HONOLULU (KHON2) — A program aimed at addressing homelessness on Oahu is looking to expand. The Crisis, Outreach, Response and Engagement (CORE) program just launched a few months ago, and people in the community said have noticed a difference.
The CORE team is under the City’s Emergency Medical Services (EMS) department, the focus of the team is to respond to the medical, mental and social needs of houseless individuals.
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KHON met with EMS Director Dr. James Ireland and members of the CORE team back in November 2021. Since then, a CORE office opened on Pauahi Street, the office gets many non-emergency 911 calls dispatched to them.
Ireland said, “We decided with CORE to start in Chinatown, there was a lot of homeless here there still are homeless here, but we’re right in Chinatown, right in the heart of Chinatown.”
The team currently consists of 17 workers, these include EMT and community health workers. There are plans to expand beyond Chinatown, downtown and Waikiki later this year.
The CORE Operation Manager Raye Rin said, “we anticipate our team growing two to three times by July 1. That will provide us the opportunity to provide service to the entire island.”
The team’s goal remains to make personal connections with homeless individuals. The Chinatown, Business and Community Association President Chu Lan Shubert-Kwock said the constant interaction with folks who are houseless was needed.
“It’s a program that is accountable and transparent, so I think it’s good for the community, and I think they are serious,” said Shubert-Kwockk. “And so they have staffed and we will begin to see results, I’ve already seen some, watch them work.”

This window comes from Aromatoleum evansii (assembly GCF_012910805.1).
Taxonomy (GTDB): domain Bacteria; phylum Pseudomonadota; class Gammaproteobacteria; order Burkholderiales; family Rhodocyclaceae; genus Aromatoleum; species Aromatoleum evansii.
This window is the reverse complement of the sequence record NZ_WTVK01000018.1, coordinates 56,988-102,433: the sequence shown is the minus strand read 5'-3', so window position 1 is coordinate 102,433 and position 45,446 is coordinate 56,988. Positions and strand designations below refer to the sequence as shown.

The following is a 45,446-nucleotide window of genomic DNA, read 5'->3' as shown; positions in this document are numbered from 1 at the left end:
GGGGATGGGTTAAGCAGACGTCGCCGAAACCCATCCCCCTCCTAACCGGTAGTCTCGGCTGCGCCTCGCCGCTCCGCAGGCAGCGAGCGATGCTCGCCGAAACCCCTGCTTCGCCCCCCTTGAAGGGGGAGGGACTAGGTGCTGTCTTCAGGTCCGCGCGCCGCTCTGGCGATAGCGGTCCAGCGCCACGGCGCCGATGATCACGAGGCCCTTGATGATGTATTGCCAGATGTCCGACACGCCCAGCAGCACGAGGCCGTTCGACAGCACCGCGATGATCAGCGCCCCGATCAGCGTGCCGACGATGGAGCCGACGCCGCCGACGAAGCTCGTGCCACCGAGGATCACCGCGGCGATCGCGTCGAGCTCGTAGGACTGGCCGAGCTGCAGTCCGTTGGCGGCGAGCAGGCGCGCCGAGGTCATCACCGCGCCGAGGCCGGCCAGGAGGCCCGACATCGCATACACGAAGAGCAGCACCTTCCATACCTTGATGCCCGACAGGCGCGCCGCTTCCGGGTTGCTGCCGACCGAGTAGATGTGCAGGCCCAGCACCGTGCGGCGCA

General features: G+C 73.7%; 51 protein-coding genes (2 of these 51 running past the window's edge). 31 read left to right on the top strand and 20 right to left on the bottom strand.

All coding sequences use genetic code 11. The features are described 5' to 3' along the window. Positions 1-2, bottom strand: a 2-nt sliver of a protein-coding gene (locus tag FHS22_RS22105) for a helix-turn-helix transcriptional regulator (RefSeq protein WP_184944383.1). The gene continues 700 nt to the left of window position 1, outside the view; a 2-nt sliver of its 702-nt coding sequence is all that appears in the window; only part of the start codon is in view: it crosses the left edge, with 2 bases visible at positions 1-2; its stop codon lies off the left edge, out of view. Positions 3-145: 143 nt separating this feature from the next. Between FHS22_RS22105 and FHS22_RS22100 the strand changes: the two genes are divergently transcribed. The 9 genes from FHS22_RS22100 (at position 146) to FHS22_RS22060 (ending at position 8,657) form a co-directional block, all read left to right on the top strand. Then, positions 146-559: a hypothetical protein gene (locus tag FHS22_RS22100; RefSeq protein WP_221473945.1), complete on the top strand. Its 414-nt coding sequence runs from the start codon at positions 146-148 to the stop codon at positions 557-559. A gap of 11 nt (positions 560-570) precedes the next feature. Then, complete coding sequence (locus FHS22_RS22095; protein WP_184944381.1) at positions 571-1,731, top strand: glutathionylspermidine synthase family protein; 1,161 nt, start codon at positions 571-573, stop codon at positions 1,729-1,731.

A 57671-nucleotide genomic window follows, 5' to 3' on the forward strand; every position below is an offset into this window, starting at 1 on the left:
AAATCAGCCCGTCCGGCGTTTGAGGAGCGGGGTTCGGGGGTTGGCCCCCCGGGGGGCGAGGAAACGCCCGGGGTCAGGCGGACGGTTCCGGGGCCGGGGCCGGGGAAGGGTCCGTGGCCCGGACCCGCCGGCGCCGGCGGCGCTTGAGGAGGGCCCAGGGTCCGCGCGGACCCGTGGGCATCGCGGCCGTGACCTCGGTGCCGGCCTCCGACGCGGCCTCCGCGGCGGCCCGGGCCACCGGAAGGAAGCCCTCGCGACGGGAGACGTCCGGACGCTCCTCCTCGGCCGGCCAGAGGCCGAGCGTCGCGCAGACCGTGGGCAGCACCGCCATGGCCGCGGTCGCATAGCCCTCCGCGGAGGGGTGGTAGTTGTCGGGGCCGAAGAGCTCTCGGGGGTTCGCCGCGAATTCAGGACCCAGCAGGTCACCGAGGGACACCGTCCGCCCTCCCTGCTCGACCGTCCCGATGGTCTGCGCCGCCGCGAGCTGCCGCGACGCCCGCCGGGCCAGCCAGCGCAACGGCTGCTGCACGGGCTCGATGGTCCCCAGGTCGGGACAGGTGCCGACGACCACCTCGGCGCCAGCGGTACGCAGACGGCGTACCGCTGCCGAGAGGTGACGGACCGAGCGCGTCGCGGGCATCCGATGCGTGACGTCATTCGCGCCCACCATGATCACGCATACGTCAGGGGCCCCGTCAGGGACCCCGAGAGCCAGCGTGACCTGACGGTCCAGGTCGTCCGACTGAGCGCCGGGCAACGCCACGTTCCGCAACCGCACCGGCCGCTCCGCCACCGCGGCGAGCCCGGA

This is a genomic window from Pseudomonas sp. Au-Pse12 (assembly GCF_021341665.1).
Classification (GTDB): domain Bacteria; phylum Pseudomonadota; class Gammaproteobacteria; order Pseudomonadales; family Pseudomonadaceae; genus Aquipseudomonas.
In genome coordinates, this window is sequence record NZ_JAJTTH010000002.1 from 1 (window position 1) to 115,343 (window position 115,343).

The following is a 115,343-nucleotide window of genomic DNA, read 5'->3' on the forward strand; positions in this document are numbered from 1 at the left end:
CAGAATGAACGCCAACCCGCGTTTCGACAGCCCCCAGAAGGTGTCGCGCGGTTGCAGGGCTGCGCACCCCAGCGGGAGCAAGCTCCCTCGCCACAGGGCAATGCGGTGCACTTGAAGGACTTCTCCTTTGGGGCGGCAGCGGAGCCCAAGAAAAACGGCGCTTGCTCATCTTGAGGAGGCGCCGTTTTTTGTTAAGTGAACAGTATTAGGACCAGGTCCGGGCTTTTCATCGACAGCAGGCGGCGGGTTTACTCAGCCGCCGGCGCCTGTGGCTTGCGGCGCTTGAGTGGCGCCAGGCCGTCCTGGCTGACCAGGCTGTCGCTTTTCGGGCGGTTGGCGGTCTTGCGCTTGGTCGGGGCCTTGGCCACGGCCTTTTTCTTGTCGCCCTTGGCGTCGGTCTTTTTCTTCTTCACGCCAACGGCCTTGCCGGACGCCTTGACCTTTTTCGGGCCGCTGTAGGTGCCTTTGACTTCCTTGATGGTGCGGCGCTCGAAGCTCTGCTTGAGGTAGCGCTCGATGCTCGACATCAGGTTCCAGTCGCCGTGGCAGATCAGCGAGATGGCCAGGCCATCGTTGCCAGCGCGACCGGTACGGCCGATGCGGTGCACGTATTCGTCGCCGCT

Lin’s Lei Shop owner Tony Nguyen said he welcomes city intervention that could help people get back on their feet.
Nguyen said, “Any kind of presence with the CORE team walking around I think it’s good for the homeless, it’s worth a shot.”
Mayor Rick Blangiardi during his State of the City address said they are looking to expand shelter capacity near existing city sites offering resources.
Blangiardi said, “In addition to existing city properties, we are taking steps to expand our stabilization housing inventory near existing treatment resources and we will do this by partnering with our non-profits.”
Ireland said the success of the program will be measured by keeping track of the people the team interacts with and by connecting them with resources to house them. He said success is also noticing fewer people on the streets.
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Ireland said, “For the city and county we know no part of Oahu doesn’t have a homeless population or encampments and so we’re going to go where we are needed.”